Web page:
I was interested to spot this book in a Net Galley email, with its subtitle “The Woman who Inspired an African #MeToo Movement”. And it was an inspiring and fascinating read indeed. It was also my second book set at least partly in The Gambia (like “Roots“)!
This insistence on using ‘allegedly’ when it comes to rape can’t be explained away as simply protecting the rights of those not convicted, because the word isn’t just attached to the person named as perpetrator, it is attached to the crime itself … I notice the same tendency in report about other crimes in Canada and abroad: when men say they are beaten or assaulted, the word ‘allegedly’ is rarely inserted. When someone says they’ve been robbed, ‘allegedly’ almost never appears. But when a woman says she was raped, her assertion is often framed as ‘she claimed she was raped’ or ‘she was allegedly raped’. Whether in The Gambia or Canada or the United States or the United Kingdom, when women say they were raped, the men they accuse are given the benefit of the doubt. The women? They are simply doubted.
Toufah grew up in a traditional home in The Gambia, first of all in a multi-family household made up of her father, his three wives and their children, then in a compound her mum has scrimped and saved and worked at two jobs to afford to build, brick by brick. Not only is her mum independent and a feminist in the way a woman can be in traditional, Muslim Africa, but her mum’s mum made sure she could get to university before being married off, and tried to find her a husband who didn’t already have a wife. Her aunt wears trousers and has moved to the UK.
The women in my family, and in other families too, subverted men’s power where they could; made choices in their own interests where they could; and where they could created a world in which their daughters had a little bit more power, more choice. Social and religious circumstances pushed them down. Their strength and will pushed them forward – and perhaps in these ways they were more similar to the mothers and gradd mothers of Western feminists than is often acknowledged.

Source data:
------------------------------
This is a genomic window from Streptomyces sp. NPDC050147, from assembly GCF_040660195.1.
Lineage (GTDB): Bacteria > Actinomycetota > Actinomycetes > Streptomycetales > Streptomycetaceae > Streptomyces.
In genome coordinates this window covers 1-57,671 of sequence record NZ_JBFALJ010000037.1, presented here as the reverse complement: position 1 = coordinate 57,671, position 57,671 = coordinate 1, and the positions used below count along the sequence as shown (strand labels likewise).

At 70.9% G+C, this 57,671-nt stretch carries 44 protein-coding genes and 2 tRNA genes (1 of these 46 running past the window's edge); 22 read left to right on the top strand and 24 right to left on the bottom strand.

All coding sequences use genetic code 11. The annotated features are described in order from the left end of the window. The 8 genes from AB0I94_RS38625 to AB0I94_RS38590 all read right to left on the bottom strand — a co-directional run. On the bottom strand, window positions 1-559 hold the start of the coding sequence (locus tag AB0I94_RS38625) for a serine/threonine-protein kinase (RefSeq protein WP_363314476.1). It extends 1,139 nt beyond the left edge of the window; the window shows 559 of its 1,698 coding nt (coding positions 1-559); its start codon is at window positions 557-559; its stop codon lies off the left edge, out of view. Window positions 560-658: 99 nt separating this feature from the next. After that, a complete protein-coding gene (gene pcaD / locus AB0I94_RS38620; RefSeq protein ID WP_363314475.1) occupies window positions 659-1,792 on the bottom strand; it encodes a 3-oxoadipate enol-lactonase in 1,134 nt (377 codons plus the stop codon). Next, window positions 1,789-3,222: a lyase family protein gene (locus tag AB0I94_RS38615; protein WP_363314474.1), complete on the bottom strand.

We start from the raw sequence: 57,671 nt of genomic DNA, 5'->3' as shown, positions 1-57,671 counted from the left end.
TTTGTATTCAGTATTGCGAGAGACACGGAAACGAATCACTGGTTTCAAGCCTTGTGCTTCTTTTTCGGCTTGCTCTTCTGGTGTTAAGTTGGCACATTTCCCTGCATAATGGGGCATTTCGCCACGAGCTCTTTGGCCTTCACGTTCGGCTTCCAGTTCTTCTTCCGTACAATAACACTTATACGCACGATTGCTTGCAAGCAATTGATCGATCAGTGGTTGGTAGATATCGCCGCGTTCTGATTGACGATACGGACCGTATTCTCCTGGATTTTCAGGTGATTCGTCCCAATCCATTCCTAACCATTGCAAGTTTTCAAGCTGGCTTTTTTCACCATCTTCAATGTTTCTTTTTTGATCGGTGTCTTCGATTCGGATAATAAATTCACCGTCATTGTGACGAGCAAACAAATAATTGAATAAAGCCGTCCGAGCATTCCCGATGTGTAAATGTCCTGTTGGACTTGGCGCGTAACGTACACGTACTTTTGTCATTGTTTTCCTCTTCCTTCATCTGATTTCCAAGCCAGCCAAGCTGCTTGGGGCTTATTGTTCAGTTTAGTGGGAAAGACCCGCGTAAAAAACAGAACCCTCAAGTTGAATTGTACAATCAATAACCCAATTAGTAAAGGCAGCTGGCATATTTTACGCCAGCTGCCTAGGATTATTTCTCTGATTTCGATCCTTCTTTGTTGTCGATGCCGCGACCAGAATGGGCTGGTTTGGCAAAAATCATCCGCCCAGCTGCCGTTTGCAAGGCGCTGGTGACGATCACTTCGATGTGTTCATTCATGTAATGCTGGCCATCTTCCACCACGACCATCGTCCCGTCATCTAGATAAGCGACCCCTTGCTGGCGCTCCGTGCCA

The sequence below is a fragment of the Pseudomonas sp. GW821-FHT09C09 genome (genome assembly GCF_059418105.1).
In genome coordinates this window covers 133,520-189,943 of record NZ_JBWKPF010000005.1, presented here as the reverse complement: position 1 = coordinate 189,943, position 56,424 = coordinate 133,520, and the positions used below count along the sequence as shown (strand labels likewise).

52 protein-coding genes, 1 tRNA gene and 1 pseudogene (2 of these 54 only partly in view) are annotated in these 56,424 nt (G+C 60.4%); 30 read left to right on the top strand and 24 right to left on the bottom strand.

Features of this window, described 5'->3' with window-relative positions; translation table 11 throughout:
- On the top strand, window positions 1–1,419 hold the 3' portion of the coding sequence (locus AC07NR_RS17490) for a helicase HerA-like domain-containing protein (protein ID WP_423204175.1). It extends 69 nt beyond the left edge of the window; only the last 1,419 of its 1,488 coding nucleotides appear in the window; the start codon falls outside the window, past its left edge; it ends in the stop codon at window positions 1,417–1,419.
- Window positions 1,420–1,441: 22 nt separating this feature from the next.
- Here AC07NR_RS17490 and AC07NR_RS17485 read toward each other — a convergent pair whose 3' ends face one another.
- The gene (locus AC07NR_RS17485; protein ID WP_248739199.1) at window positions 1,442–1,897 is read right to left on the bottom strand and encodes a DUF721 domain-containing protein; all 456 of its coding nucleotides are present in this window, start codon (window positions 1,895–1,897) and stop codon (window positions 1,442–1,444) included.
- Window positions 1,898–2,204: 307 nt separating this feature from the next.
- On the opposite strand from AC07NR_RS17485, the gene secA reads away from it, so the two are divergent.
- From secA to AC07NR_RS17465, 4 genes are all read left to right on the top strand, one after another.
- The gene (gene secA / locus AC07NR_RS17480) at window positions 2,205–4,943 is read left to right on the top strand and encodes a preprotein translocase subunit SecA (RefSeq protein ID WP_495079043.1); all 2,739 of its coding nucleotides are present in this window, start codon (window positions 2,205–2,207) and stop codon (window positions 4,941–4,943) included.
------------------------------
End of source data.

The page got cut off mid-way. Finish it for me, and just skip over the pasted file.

So she’s learned from example to stand up for herself and she knows her mum will stand up for her, too. That’s why, when something awful happens, she has no choice but to flee her home country and become an international refugee.
Toufah is encouraged to enter a competition, a pageant (more than a beauty queen competition, she must produce a performance, answer questions and put forward a proposal for change in the country), the first prize of which, she is led to believe, is a scholarship to a university abroad. Winners are typically lavished by the president, Yahya Jammeh, with gifts for themselves and their families – laptops, furniture, jobs … But when Toufah first turns down a job then more from Jammeh, he has his fixer bring her to him during an Eid festival, and rapes her.
Toufah knows she’s being followed by the authorities. Resourceful and clever, she manages to escape and, through a network of Gambian citizens who have left the country for various reasons, she is able to throw herself on the mercy of the police in neighbouring Senegal. And they don’t know what to do with her, because they get political prisoners, journalists, people who have tried to overthrow the administration, but no one has come to them who has been raped. In fact the word “rape” doesn’t even exist as a word in the languages of The Gambia, and so she has to either skirt around the issue or be horribly direct.
Once in Canada, Toufah lives in accommodation for refugees where all the people around her try to teach her to how to live as a Canadian – and she does the same as new people come along. Once more, people who think refugees seek asylum and refuge in other countries in order to access wealth and benefits should read her accounts of grinding poverty and basic, shared accommodation, of trying to heal while working at several jobs, of not being able to access her own Gambian community because of the misinformation being shared about her.
And now here she is, back giving evidence at the Gambian Truth, Reconciliation and Reparations Commission after Jammeh has been deposed, in her own name, her face showing, detailing what he did. She’s lived in Canada in the meantime, making a life for herself, making friends, working hard in multiple jobs and studying for qualifications that will help her support other women going through the same situation. A hashtag, #IAmToufah, allows other women to tell their stories under the veil of anonymity, and she has set up a foundation to support women’s safety and mental health. She has an all-round, holistic view of what needs doing, and is starting to achieve that, getting funded to provide audiovisual materials on rape and sexual harassment for the country as the book is written.
I know from my own experience that simply focusing on one aspect – telling young women they can be what they want to be, say no if they want to say no – was actually dangerous if those shiny ideals weren’t backed up with practical supports, effective laws and societal structures to hold abusers accountable.
The end section of the book shares powerful African women who Toufah sees as role models and offers to her students as such. There are definitely some people to look into there as well as the ones I was more familiar with. What an example to us all Toufah is, and her story is deftly crafted by Kim Pittaway while leaving it feeling like her own speech and thoughts.
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